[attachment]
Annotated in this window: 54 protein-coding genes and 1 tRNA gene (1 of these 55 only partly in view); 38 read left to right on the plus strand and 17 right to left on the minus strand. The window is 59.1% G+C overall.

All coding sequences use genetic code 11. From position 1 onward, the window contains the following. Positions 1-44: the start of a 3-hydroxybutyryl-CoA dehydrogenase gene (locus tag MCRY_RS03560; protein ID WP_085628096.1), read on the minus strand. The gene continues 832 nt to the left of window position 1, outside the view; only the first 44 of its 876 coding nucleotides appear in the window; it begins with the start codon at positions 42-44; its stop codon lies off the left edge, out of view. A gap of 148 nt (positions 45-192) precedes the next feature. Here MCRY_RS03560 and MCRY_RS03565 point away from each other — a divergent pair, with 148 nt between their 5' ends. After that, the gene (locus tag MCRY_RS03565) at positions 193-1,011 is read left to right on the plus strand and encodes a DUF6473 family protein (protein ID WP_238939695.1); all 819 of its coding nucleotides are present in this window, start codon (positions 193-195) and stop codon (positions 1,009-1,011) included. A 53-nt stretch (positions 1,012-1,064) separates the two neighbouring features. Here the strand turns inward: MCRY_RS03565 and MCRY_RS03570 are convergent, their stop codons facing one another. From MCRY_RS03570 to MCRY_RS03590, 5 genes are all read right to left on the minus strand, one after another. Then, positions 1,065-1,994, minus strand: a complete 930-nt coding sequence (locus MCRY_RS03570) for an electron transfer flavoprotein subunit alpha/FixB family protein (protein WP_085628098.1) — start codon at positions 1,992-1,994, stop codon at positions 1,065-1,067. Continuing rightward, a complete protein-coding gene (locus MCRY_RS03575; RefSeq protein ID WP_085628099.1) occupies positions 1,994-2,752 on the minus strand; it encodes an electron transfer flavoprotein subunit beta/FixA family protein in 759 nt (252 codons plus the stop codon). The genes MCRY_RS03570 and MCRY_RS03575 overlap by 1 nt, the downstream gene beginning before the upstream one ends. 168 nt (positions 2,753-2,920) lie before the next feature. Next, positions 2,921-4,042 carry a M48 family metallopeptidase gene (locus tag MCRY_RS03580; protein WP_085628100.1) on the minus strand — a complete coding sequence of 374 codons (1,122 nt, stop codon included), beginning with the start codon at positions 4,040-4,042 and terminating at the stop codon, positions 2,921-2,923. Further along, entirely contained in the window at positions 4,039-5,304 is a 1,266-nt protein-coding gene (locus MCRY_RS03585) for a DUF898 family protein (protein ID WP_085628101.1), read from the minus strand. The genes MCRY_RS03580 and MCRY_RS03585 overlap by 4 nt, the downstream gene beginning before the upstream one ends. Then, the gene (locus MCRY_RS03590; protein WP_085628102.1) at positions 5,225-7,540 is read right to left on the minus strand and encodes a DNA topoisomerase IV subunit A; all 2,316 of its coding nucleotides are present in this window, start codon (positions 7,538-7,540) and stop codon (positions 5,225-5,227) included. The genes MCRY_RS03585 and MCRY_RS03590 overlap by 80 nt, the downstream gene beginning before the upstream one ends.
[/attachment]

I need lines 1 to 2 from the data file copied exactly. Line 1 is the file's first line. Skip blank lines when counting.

Annotated in this window: 54 protein-coding genes and 1 tRNA gene (1 of these 55 only partly in view); 38 read left to right on the plus strand and 17 right to left on the minus strand. The window is 59.1% G+C overall.

All coding sequences use genetic code 11. From position 1 onward, the window contains the following. Positions 1-44: the start of a 3-hydroxybutyryl-CoA dehydrogenase gene (locus tag MCRY_RS03560; protein ID WP_085628096.1), read on the minus strand. The gene continues 832 nt to the left of window position 1, outside the view; only the first 44 of its 876 coding nucleotides appear in the window; it begins with the start codon at positions 42-44; its stop codon lies off the left edge, out of view. A gap of 148 nt (positions 45-192) precedes the next feature. Here MCRY_RS03560 and MCRY_RS03565 point away from each other — a divergent pair, with 148 nt between their 5' ends. After that, the gene (locus tag MCRY_RS03565) at positions 193-1,011 is read left to right on the plus strand and encodes a DUF6473 family protein (protein ID WP_238939695.1); all 819 of its coding nucleotides are present in this window, start codon (positions 193-195) and stop codon (positions 1,009-1,011) included. A 53-nt stretch (positions 1,012-1,064) separates the two neighbouring features. Here the strand turns inward: MCRY_RS03565 and MCRY_RS03570 are convergent, their stop codons facing one another. From MCRY_RS03570 to MCRY_RS03590, 5 genes are all read right to left on the minus strand, one after another. Then, positions 1,065-1,994, minus strand: a complete 930-nt coding sequence (locus MCRY_RS03570) for an electron transfer flavoprotein subunit alpha/FixB family protein (protein WP_085628098.1) — start codon at positions 1,992-1,994, stop codon at positions 1,065-1,067. Continuing rightward, a complete protein-coding gene (locus MCRY_RS03575; RefSeq protein ID WP_085628099.1) occupies positions 1,994-2,752 on the minus strand; it encodes an electron transfer flavoprotein subunit beta/FixA family protein in 759 nt (252 codons plus the stop codon). The genes MCRY_RS03570 and MCRY_RS03575 overlap by 1 nt, the downstream gene beginning before the upstream one ends. 168 nt (positions 2,753-2,920) lie before the next feature. Next, positions 2,921-4,042 carry a M48 family metallopeptidase gene (locus tag MCRY_RS03580; protein WP_085628100.1) on the minus strand — a complete coding sequence of 374 codons (1,122 nt, stop codon included), beginning with the start codon at positions 4,040-4,042 and terminating at the stop codon, positions 2,921-2,923. Further along, entirely contained in the window at positions 4,039-5,304 is a 1,266-nt protein-coding gene (locus MCRY_RS03585) for a DUF898 family protein (protein ID WP_085628101.1), read from the minus strand. The genes MCRY_RS03580 and MCRY_RS03585 overlap by 4 nt, the downstream gene beginning before the upstream one ends. Then, the gene (locus MCRY_RS03590; protein WP_085628102.1) at positions 5,225-7,540 is read right to left on the minus strand and encodes a DNA topoisomerase IV subunit A; all 2,316 of its coding nucleotides are present in this window, start codon (positions 7,538-7,540) and stop codon (positions 5,225-5,227) included. The genes MCRY_RS03585 and MCRY_RS03590 overlap by 80 nt, the downstream gene beginning before the upstream one ends.